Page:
For reform — and for teachers

Education reformers need to reach out to teachers, writes Fordham’s Mike Petrilli.

How can we continue to make the case for reform without alienating teachers, without turning them into the enemy, the problem, the object of our disdain?

“One way is to put teachers in charge of their own schools,” he writes. Let teachers become school leaders.

I don’t think this will appeal to many teachers. They want to teach, not deal with management hassles.

When Petrilli asked for input, I suggested that teachers need to know that reformers understand the challenges they face in the classroom and are proposing ways to help them do their jobs well. He writes:

Another way is to champion reforms that teachers do support. For instance, make it easier for educators to discipline unruly students, or to use “ability grouping” in their classrooms instead of mandating the nearly-impossible strategy of “differentiating instruction.”  In other words, remove the obstacles (often ideological in nature) that are getting in the way of teachers achieving success in their classrooms. . . . And get their backs when they are faced with ridiculous demands from parents or others.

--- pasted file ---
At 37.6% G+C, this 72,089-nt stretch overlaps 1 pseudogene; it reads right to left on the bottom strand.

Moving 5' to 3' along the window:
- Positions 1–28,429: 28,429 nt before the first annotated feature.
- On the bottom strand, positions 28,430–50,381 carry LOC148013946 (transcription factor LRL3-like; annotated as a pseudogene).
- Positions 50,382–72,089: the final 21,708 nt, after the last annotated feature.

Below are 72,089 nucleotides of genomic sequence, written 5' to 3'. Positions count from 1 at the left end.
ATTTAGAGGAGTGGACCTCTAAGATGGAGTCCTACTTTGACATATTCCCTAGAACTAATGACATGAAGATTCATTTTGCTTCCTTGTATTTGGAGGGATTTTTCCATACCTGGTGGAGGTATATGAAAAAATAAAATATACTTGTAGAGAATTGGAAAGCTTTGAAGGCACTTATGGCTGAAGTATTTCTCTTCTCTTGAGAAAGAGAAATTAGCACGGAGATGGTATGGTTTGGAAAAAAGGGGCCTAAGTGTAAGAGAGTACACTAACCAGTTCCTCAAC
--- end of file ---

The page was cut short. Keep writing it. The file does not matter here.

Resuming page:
Petrilli also sees non-union groups such as Teach Plus, the Association of American Educators, and Educators for Excellence as a way to give teachers an independent “voice” and ensure “they aren’t learning about reform solely through the filter of union rhetoric.”

I think education reformers need to listen to teachers about what they think would improve their schools and help more students learn.

Update: Self-pitying Tantrums Are a Poor Way for Educators To Win Friends, Influence People, writes Rick Hess. He quotes “venomous” comments in response to his column on Gov. Scott Walker’s recall victory in Wisconsin. “Which words or phrases showed a profound hatred for educators or public education?” he asks. “Because, honestly, when I went back and re-read it, I didn’t see ‘em.”

Both sides of the ed reform debate need to “ease back from the self-righteousness,” urges Matthew DiCarlo on the Shanker Blog.

Men dominate the education reform debate, writes Nancy Flanagan. “Men are making the policy arguments and pronouncements, hosting the virtual communities and producing the media. Women are carrying out the policy orders, teaching kids to read using scripted programs and facing 36 students in their algebra classes.”  True?

About Joanne